Md. county unveils $50M EMS center

The center replaces a 50-year-old building and places volunteer and county EMS under one roof

By Allan Vought
The Aegis

BEL AIR, Md. — It's a sign of just how far Harford County has advanced in emergency planning and response that more than 200 people could fit in the nerve center for the dedication of the county's new $50 million Emergency Operations Center north of Bel Air Saturday afternoon.

Many of the speakers and those in the throng seated and standing along the walls of the main emergency response room recalled working in rooms no smaller than one of the new center's break rooms and, in the pre-911 days, listening for calls on Bearcat scanners and answering one of the two emergency telephone lines for the entire county.

And, as several of them wryly noted, they won't have to sleep on the floor during a prolonged crisis like a snowstorm, or worry about evacuating, as County Executive David Craig noted almost happened at the 50-year-old EOC building next door during Tropical Storm Lee in 2011.

Although he shared the rostrum with a number of dignitaries, including Aberdeen Proving Ground's Maj. Gen. Bruce Crawford. Circuit Judge Yolanda Curtin, who gave the keynote address, and his successor, Sen. Barry Glassman, Saturday's ceremony put an exclamation point on Craig's nine and a half year old administration that will end Dec. 1, when he turns the reins of county government over to Glassman, who was elected Tuesday to succeed him.

Craig's administration conceived, funded, executed and built the project, and he and many others who spoke lauded the partnerships formed among the county government, county council, volunteer fire and EMS service, municipal and state governments and local police agencies.

"There are risks and costs to action. But they are far less than the long range risks of comfortable inaction," Craig said, quoting John F. Kennedy, who noted there was considerable risk involved in continuing to act in the old building.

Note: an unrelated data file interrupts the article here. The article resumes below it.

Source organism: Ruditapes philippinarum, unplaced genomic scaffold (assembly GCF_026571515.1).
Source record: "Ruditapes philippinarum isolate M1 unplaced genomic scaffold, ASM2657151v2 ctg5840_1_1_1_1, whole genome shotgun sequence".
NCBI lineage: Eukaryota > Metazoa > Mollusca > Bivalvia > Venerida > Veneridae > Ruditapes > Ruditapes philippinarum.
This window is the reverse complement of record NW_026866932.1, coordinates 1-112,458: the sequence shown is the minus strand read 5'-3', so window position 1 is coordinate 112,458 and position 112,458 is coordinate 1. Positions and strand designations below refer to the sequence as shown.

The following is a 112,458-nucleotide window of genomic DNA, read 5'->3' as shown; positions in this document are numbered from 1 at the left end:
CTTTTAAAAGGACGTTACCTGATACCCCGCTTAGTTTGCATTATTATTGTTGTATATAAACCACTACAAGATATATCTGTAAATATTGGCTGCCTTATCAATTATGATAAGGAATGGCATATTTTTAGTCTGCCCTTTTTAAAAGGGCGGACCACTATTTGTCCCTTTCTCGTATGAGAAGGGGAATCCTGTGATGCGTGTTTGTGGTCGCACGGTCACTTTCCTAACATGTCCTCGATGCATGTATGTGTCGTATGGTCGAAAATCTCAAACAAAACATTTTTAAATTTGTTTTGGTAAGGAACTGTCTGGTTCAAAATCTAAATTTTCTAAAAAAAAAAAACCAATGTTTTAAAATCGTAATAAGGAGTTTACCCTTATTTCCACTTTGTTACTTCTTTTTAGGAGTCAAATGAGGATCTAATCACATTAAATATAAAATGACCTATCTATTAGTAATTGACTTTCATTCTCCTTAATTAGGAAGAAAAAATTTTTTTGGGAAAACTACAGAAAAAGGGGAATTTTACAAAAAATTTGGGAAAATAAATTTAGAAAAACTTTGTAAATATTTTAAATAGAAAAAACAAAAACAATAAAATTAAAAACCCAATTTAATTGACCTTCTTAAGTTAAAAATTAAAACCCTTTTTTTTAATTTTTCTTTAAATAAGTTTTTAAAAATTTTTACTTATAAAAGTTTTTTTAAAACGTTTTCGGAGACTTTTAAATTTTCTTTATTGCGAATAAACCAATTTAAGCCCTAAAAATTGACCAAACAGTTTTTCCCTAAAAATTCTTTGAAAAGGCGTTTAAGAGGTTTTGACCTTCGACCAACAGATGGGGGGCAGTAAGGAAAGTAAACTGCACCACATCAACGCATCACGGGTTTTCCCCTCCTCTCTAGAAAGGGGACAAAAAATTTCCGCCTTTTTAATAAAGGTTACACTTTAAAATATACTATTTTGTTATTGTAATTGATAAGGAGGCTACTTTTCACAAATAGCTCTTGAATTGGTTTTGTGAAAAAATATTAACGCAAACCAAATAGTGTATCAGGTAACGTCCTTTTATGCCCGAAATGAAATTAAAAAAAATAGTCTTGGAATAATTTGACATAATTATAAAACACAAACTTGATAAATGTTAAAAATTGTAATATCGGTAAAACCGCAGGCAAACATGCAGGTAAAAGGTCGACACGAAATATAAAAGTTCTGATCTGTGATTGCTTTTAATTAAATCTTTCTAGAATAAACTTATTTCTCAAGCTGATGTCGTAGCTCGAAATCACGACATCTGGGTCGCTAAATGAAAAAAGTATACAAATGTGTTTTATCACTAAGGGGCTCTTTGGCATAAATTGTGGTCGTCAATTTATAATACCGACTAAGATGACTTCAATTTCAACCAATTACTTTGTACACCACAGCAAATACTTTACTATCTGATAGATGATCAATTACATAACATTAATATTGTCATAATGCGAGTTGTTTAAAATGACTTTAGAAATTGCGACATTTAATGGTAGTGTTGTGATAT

Historically, he explained, "public safety often gets put on the back burner" by government officials, "but it is very important to the people who live here." Then, referring to the partnerships formed to execute the project, he recalled the words of Henry Ford: "If everyone is moving forward together, then success takes care of itself."

Craig presented proclamations to Emergency Services Director Russell Strickland, Emergency Manager Rick Ayers and Special Operations Manager Mike Brunicke and later in the program, Strickland presented Director of Administration Mary Chance with a bouquet of flowers for her efforts, one of several times Chance was referred to as the project's "guardian angel."

Council President Billy Boniface, a volunteer fireman in his pre-council days, said the council had reservations about trying to undertake such an expensive project during a downturn in the economy, but likewise noted "a core responsibility of local government is providing public safety service."

"In 20 years [the life of bonds sold to build the project] I hope this pays dividends and I believe it will," he added.